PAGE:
By SHANKARI CHANDRAN
As I said, in 2010 Husband began to read To Kill A Mockingbird. I can not begin to describe my excitement that finally he was going to read this masterpiece and we would be able to spend hours talking about it together. And I mean hours. Like many people, I love this book. I read it as a child, I studied it as a teenager and I memorised it as a young adult. As an older adult, it is the novel I turn to when I’m anxious or worried.
To Kill A Mockingbird inspired my childhood belief in justice and the importance of defending fairness, even when, as Atticus said to Jem, “you know you’re licked before you begin, but you begin anyway and you see it through no matter what.”
In 2010 Husband started To Kill A Mockingbird but he didn’t finish it. I KNOW. I hear you, people. He has continued to carry it with him on the following three years of holidays and long train journeys. When he wasn’t reading The Economist, the European football scores or other books, he dipped into this piece of the literary canon.
I have had to learn to swallow my impatience and incredulity as the months stretched into years and he still hadn’t got to the court case, Mrs Dubose’s camellias or even that timeless scene with the rabid dog. I had to learn not to ask ” What do you think?” instead, confining my desire to book-club it to my head. (Yes, to book-club is a verb).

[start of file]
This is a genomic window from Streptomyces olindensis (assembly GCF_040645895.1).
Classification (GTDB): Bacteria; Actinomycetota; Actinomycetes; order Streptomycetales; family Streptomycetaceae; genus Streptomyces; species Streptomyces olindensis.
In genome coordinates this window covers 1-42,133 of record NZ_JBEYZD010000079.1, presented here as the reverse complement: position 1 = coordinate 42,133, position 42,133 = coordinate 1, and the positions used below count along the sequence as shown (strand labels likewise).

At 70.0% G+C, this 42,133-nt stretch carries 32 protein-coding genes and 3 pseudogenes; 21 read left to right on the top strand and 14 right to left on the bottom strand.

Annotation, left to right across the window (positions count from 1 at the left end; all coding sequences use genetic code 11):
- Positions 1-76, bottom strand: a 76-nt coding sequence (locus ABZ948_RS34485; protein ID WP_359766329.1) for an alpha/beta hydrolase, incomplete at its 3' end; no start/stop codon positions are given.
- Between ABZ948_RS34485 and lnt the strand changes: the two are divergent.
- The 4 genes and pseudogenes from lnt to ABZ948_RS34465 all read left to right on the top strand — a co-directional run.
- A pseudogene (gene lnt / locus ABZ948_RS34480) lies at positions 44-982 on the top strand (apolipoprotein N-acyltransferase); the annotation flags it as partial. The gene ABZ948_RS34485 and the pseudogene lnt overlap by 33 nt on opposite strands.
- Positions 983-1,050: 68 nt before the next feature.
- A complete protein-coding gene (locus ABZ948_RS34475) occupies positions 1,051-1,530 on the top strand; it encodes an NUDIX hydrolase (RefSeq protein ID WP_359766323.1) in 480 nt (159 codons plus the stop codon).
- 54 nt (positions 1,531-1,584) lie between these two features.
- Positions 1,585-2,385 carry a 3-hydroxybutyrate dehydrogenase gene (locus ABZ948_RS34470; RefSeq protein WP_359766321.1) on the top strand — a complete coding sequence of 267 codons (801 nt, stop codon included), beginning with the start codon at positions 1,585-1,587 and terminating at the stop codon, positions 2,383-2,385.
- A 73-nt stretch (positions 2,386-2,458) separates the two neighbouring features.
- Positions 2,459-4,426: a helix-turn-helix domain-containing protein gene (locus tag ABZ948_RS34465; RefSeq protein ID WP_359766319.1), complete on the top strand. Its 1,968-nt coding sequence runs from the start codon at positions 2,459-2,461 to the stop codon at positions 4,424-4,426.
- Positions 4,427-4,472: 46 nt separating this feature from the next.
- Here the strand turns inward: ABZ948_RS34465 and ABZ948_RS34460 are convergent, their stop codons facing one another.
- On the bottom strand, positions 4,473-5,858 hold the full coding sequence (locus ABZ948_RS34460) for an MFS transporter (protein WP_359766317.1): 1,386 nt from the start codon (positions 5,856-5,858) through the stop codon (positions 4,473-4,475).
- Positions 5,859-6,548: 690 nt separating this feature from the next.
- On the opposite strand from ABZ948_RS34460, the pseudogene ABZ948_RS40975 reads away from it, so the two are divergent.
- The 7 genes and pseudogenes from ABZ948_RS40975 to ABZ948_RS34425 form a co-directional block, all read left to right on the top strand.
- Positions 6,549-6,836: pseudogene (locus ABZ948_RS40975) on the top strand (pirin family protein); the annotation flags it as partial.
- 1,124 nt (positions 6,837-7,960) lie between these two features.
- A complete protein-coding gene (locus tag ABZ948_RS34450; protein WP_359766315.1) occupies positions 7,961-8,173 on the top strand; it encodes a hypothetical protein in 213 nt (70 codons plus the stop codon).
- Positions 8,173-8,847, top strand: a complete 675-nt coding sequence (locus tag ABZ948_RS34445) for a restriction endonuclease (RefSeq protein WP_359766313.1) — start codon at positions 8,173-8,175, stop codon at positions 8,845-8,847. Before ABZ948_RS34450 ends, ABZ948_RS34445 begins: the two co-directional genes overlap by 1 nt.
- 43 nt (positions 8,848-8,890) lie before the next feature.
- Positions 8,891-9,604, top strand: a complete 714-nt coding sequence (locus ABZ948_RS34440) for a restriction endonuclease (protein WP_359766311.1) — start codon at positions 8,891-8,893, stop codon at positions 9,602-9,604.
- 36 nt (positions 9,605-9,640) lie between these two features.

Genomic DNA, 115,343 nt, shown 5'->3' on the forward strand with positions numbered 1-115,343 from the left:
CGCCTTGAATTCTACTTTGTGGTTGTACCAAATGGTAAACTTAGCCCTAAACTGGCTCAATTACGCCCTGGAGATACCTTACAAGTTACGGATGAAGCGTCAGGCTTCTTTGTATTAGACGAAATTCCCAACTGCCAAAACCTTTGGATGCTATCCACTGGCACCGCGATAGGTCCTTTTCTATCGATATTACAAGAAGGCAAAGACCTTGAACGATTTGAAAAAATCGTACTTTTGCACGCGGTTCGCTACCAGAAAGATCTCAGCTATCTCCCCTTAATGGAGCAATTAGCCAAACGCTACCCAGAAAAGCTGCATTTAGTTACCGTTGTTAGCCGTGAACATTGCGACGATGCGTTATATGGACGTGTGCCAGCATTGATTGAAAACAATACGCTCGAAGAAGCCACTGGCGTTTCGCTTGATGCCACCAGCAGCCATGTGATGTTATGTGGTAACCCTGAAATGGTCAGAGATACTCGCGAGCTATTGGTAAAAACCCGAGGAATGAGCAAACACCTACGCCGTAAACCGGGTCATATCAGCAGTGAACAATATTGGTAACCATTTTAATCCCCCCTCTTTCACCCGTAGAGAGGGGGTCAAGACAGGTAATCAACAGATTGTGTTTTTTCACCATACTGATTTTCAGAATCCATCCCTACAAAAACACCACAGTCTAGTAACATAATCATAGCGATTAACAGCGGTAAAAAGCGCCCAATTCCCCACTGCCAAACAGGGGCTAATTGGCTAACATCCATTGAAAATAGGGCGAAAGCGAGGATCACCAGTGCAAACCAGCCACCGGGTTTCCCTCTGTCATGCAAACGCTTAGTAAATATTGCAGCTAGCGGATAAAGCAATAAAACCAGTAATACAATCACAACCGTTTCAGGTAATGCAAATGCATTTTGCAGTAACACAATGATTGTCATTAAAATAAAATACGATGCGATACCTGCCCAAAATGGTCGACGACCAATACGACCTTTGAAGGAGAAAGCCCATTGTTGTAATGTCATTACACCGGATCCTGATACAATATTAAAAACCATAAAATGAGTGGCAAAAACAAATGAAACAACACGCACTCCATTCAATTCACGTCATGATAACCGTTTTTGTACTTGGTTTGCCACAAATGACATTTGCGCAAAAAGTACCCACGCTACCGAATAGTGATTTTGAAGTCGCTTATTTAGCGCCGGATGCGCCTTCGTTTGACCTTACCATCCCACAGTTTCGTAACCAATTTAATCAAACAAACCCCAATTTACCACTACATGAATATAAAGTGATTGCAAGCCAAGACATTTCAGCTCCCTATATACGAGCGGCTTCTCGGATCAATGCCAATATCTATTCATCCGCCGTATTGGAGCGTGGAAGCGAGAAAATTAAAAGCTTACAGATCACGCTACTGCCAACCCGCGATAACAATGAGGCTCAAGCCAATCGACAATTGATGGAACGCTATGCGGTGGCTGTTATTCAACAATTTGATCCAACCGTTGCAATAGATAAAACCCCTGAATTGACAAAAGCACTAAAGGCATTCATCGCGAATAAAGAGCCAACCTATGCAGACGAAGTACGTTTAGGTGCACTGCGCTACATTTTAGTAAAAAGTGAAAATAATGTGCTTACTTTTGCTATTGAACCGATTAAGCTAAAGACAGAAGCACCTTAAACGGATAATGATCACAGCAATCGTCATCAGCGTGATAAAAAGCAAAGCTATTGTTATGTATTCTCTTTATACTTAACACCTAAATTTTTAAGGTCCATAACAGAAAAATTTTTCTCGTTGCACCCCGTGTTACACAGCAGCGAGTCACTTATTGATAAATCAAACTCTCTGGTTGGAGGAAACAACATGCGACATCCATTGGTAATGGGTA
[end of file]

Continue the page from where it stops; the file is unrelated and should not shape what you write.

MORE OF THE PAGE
And finally, on holiday in Fiji, aided by a Kids Club and poor Internet reception, he finished it. I was so happy I could have jumped him. But of course I wanted to know what he thought of it first.
“Yeah, it’s really good.” FULL STOP
I had waited three long and critique-barren years for that. I probed him gently, hoping to elicit further comment that would allow me to unleash the torrent of deferred deconstruction that was waiting, bursting to come out. But no. He loved it, no further comment.
I tried “Would it help you to talk about the novel if we were both naked? ” It helped but not to talk about the novel.
He did add that over the years, when he read the novel on public transport, strangers would come up to him to tell him how much they loved it and he enjoyed this break with public transport privacy protocol.
I briefly pondered recasting the novel. “Darling, if Atticus was Arsene Wenger, and Jem and Scout were a younger, idealistic version of Arsenal, and the court case was the European Cup Final, how would it make you feel…?”
In the end I decided to hold hands and watch the movie adaptation with him instead, to re-read the novel (again) and to join a book club.
Shankari Chandran is a former social justice lawyer who has finally finished writing her first novel. In her free time she is obsessed with researching how many times her favourite writers were rejected before they were first published. She has four children and a husband whose lives she chronicles on her blog, duckformation.